Global Cooperation

Workers' rights are vital to revitalizing democracy. Here's why

Democracy is a key factor for humanity to be able to work together to meet the challenges facing the world.

Democracy is a key factor for humanity to be able to work together to meet the challenges facing the world. Image: Unsplash

Luc Triangle
General Secretary, International Trade Union Confederation (ITUC)
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Global Governance

This article is part of: World Economic Forum Annual Meeting
  • 2024 looms as pivotal year for workers amid ongoing armed conflict, climate change and disruption from technologies such as artificial intelligence.
  • All of these situations involve choices made by a relatively small number of powerful people, only some of whom have a democratic mandate.
  • Restoring democracy that delivers dividends for workers is integral to combating climate change and building a more sustainable future.

Possibly more than any year, 2024 looms as a pivotal year for the future of working people, indeed all people. Armed conflicts continue to cause death and destruction, the Earth’s climate is close to a point of no return as global warming accelerates, burdens on public health are becoming unsustainable and it is still not known whether regulators will ensure that the positive potential of advances in digital technology, especially artificial intelligence (AI), fully outweigh the risks.

All these phenomena have one thing in common – they are due, in whole or in part, to choices made by a relatively small number of powerful people. Some of these people are democratically-elected leaders with genuine mandates from the people.

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Others, including leaders of some powerful and influential countries, have no such democratic legitimacy and are accountable only to themselves and those who help them stay in power. This constrains the choices which democratic leaders can make in resolving the great issues facing humanity.

Much of the world’s population lives under non-democratic systems, deprived of any real say in the future of their country, or indeed in their own future. In democratic countries, the fallout of decades of austerity policies, 15 years of economic spasm and the economic precarity that results are converging with an avalanche of misinformation.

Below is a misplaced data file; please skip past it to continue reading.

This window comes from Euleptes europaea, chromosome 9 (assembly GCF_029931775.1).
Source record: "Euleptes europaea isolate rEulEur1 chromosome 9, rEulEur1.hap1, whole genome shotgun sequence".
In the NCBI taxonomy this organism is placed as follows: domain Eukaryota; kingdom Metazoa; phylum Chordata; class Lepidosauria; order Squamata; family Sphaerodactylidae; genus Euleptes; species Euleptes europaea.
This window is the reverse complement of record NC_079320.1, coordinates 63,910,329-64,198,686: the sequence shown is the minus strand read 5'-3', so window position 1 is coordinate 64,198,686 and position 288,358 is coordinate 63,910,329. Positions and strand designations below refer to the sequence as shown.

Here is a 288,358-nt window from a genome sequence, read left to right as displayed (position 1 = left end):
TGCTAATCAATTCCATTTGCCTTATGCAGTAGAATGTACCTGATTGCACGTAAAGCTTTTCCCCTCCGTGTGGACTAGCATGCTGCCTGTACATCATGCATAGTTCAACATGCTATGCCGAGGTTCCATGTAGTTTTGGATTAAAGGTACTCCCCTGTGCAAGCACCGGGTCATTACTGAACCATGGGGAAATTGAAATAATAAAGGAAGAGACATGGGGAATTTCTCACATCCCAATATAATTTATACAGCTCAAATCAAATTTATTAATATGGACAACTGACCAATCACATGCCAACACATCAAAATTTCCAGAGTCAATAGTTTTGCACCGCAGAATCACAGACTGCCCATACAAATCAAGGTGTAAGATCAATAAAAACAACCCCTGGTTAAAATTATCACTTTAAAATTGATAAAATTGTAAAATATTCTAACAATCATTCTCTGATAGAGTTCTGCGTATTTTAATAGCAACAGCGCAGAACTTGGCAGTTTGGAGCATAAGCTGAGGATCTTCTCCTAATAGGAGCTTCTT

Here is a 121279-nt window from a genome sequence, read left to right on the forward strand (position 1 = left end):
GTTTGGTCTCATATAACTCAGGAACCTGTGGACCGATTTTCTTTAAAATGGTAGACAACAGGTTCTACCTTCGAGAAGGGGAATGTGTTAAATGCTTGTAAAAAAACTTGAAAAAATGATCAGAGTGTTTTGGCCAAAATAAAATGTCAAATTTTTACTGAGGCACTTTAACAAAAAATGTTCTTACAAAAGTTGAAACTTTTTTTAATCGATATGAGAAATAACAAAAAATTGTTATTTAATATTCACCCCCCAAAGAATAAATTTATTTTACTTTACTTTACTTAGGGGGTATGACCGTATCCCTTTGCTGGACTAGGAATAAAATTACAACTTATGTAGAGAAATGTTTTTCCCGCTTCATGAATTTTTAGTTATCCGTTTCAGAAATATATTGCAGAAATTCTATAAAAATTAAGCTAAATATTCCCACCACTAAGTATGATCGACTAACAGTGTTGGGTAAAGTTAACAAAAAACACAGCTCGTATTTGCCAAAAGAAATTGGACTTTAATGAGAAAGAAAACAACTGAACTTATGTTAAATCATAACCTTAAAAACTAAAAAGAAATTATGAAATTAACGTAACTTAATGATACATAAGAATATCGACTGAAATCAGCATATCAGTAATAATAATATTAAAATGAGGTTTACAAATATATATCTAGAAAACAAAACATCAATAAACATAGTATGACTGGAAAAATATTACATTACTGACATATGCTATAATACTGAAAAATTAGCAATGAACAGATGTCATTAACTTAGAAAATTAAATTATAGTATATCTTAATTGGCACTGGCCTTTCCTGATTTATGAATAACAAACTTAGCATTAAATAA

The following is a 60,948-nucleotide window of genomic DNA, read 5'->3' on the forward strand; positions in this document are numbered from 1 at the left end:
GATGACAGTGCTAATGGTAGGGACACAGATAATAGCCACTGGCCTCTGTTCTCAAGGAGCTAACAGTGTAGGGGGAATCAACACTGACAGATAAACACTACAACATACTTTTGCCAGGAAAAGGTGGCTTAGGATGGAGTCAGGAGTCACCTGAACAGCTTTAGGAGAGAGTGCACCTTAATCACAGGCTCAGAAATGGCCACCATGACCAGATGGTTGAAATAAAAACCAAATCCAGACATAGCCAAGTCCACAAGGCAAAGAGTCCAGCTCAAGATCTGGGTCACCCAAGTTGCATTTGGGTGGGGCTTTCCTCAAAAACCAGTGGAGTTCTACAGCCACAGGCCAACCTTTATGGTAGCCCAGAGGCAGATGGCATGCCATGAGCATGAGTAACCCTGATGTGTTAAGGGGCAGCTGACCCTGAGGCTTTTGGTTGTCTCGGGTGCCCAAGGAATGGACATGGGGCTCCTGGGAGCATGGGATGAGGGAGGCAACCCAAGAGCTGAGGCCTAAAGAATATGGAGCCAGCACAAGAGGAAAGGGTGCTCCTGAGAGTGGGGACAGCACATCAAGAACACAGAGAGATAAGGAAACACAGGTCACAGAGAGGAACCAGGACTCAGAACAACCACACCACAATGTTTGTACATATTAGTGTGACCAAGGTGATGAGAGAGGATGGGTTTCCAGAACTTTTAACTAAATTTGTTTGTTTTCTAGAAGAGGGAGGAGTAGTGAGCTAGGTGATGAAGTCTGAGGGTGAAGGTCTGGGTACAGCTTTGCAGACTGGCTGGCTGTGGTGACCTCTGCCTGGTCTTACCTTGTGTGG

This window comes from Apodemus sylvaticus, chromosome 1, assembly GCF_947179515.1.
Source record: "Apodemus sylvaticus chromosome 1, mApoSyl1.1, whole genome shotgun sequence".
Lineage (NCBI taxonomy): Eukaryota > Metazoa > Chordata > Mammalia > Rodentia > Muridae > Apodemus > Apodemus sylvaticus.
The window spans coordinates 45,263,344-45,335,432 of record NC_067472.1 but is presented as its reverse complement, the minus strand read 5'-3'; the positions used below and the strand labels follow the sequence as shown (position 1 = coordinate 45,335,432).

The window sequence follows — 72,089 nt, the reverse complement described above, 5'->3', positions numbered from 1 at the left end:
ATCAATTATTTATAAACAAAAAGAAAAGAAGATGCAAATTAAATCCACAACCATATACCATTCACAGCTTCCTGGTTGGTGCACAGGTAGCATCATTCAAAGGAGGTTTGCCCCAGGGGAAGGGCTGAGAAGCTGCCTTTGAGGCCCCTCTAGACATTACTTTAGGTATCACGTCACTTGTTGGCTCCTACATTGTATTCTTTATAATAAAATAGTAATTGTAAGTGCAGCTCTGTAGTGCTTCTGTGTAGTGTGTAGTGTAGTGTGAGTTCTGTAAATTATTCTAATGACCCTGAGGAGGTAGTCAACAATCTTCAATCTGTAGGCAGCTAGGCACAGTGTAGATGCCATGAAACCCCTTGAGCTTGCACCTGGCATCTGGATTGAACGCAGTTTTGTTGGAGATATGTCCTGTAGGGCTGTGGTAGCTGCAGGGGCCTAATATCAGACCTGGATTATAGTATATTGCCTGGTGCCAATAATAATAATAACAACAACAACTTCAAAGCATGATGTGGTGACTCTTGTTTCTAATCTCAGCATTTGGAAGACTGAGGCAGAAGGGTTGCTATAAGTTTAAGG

Many voters, overwhelmed by these forces, are being driven into the arms of politicians who may echo their sentiments but offer simplistic, divisive and even destructive policies.

Democracy vital to addressing global challenges

Democracy is in distress, yet without it, humanity will be unable to work together to meet the challenges facing the world. That is why the International Trade Union Confederation (ITUC) is putting democracy front and centre in 2024.

Restoring a democracy that delivers dividends for all working people is integral to combating climate change, ensuring sustainable peace, protecting public health and harvesting the best from technological change. These are the five big challenges working people confront in the coming year.

While electoral representation is a key feature of any good democratic system, it is not the only element. Accountability, public participation, inclusion and many other parts make a democracy whole. Yet for the majority of people their work, from which they should be able to derive not only a decent livelihood but also a sense of value and connection, is a place where democracy is entirely absent.

Democracy at work comes from being part of a trade union, enabling people to negotiate and bargain collectively for decent and fair wages, working conditions, terms of employment, skill development and other things vital in a rapidly changing world.